Why we still favour Brazil despite a rollercoaster year
With commodity prices falling, and election uncertainty rising, has gloominess on Brazilian equities peaked?
Brazilian equities have been volatile so far this year. In early April, the MSCI Brazil Index had rallied by over 34% from the start of the year, as the impact of stronger commodities prices fed through.
The tide then turned rapidly and as at 15 July the market is down -2.5% in US dollar terms year-to-date.
Despite this rollercoaster ride, Brazil remains one of the better performing emerging markets so far this year, and is ahead of global and US equities. Indeed, Brazil is a market which we favour, and have done for some time.
So, what’s behind the recent volatility, and what risks and opportunities lie ahead?
The changing growth outlook
At the outset of the year, GDP growth expectations in Brazil were relatively muted. After an expansion of 4.6% last year, consensus expectations were for GDP to be flat this year – with no growth.
However, expectations have been upwardly revised to around 1.5% as higher commodities prices earlier in the year boosted exports, the labour market and improved business confidence.
Some of this momentum is now tailing off, however. Monetary policy tightening from the central bank, which began in earnest a year ago, has acted as a brake on activity, while commodity prices have declined amid fears of an impending global recession.
Has inflation peaked?
Headline inflation ticked up again to 11.9% year-on-year (y/y) in June. However, there are signs that pressure is beginning to ease, as a quick analysis of the different components of inflation shows.
Regulated prices have started to moderate, with fuel and electricity prices actually down on a month-on-month basis, aided by government tax reductions. With crude oil prices now moving lower, the outlook is for a more fundamentally-driven drop in fuel prices to follow.
Food price rises have been even more acute. Headline IPCA food and beverage inflation remains elevated at 13.9% y/y, with fresh food inflation up by a multiple of this figure.
On a month-on-month basis, though, food prices have been easing, and with agricultural prices coming down, as the chart below illustrates, we anticipate that food price inflation will continue to fall.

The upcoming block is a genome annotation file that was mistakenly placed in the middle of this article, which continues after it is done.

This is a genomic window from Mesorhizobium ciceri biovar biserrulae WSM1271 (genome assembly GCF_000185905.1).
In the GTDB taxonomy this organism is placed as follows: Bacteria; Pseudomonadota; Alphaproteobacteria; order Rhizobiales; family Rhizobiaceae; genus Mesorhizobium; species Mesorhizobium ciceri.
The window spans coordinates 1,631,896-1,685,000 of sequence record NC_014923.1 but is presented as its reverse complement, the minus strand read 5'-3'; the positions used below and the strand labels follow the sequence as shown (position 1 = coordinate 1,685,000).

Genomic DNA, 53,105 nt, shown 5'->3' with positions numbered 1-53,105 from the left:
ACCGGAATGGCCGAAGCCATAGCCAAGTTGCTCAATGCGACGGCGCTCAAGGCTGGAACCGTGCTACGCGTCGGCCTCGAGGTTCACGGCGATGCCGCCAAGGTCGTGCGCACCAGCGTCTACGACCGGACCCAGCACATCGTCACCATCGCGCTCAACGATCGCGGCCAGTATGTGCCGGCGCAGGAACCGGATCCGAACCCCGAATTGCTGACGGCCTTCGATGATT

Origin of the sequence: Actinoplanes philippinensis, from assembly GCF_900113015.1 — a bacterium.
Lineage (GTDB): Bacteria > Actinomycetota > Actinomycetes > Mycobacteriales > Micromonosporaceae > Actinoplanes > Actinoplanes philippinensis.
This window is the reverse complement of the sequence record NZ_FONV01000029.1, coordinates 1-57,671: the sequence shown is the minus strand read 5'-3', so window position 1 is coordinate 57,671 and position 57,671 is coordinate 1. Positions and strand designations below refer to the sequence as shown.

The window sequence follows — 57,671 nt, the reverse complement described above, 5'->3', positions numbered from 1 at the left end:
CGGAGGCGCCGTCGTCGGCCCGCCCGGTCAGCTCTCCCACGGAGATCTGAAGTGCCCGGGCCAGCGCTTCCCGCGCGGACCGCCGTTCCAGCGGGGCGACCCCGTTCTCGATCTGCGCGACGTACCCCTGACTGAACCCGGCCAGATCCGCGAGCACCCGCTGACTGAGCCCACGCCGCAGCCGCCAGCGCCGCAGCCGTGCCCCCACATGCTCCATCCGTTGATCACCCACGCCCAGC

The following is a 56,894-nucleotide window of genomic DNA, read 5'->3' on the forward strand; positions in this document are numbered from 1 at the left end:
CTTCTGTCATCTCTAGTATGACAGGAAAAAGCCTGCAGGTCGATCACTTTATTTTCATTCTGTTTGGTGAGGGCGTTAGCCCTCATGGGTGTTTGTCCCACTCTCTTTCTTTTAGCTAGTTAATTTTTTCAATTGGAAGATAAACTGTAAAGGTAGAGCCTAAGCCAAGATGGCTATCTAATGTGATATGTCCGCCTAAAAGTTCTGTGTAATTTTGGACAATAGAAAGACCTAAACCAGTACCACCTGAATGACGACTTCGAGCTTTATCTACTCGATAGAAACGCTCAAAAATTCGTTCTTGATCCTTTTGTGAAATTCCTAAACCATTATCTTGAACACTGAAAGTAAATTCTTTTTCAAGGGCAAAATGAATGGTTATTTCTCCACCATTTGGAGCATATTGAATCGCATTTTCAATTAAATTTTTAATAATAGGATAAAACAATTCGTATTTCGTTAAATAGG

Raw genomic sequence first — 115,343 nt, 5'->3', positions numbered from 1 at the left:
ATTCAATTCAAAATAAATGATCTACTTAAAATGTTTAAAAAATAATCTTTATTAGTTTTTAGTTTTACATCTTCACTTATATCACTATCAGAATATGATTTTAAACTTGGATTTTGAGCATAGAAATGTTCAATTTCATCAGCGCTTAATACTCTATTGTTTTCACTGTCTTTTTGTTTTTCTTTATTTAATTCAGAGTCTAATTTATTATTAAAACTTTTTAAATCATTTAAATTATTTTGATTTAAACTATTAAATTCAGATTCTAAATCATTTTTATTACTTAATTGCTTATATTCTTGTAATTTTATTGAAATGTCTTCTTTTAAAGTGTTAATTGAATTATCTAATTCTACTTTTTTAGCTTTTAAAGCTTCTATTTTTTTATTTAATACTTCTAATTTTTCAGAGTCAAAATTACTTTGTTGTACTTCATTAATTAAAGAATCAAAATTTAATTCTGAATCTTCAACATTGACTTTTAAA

In addition, the IGP-M wholesale inflation index has already come down significantly, and likely has further to fall. It was up as much as 37% past last year and typically leads the headline consumer price inflation index.
If these trends continue, or at least prices do not rebound, this should help to ease headline inflationary pressure.
As a result, we are starting to become more confident that rate rises are reaching a peak. After a 50bps interest rate hike in June, the policy rate sits at 13.25%. So far this cycle the central bank has lifted policy by a total of 1125bps. However, the pace of rate hikes has slowed from 150bps only a few months ago, and the central bank has adjusted its message accordingly.
Consensus expectations are for the policy rate to reach 13.75% by the end of the year, with expectations for easing to come through in 2023, to 9.25%. That said, we do not expect the headline SELIC rate to fall quickly, and the outcome of the presidential election could change this picture.
Balance sheet and FX
On the fiscal side, government efforts to provide support without breaching the spending cap have continued, most recently via a congressional approval to spend $7.6 billion to help the poor, the elderly and truck drivers.
There has also been support through measures to constrain fuel price rises. Congress has approved a bill which caps a state tax on fuel, public transport, electricity and telecoms. Federal taxes on ethanol, natural gas and petrol have also been lifted for the remainder of the year. Other measures are in the pipeline.
Although this issue has attracted some attention, we still anticipate that the government will end the fiscal year with only a small primary deficit.
The CEO of state-controlled oil company, Petrobras, was changed again in late June, the fourth change in leadership in the past 18 months. Petrobras has a policy to set fuel prices in line with international market prices. With fuel prices and inflation more broadly at elevated levels, this has attracted increasing political pressure.
Despite the change, the company has so far not made any amendments to its pricing policy.